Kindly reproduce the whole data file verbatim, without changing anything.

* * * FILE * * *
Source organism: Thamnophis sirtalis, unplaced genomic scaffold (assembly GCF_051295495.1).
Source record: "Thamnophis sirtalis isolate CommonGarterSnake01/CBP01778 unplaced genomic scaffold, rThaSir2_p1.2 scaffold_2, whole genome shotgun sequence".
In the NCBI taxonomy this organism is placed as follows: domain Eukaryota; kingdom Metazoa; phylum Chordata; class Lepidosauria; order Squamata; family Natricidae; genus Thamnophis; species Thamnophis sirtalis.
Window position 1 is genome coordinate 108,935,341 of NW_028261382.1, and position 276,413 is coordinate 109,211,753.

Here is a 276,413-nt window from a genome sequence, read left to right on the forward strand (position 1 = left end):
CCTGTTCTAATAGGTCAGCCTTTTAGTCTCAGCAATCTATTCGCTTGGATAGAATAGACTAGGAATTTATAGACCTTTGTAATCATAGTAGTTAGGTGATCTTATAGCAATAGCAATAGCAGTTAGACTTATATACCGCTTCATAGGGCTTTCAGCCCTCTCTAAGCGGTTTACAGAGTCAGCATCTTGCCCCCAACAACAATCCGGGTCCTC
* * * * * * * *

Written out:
Source organism: Thamnophis sirtalis, unplaced genomic scaffold (assembly GCF_051295495.1).
Source record: "Thamnophis sirtalis isolate CommonGarterSnake01/CBP01778 unplaced genomic scaffold, rThaSir2_p1.2 scaffold_2, whole genome shotgun sequence".
In the NCBI taxonomy this organism is placed as follows: domain Eukaryota; kingdom Metazoa; phylum Chordata; class Lepidosauria; order Squamata; family Natricidae; genus Thamnophis; species Thamnophis sirtalis.
Window position 1 is genome coordinate 108,935,341 of NW_028261382.1, and position 276,413 is coordinate 109,211,753.

Here is a 276,413-nt window from a genome sequence, read left to right on the forward strand (position 1 = left end):
CCTGTTCTAATAGGTCAGCCTTTTAGTCTCAGCAATCTATTCGCTTGGATAGAATAGACTAGGAATTTATAGACCTTTGTAATCATAGTAGTTAGGTGATCTTATAGCAATAGCAATAGCAGTTAGACTTATATACCGCTTCATAGGGCTTTCAGCCCTCTCTAAGCGGTTTACAGAGTCAGCATCTTGCCCCCAACAACAATCCGGGTCCTC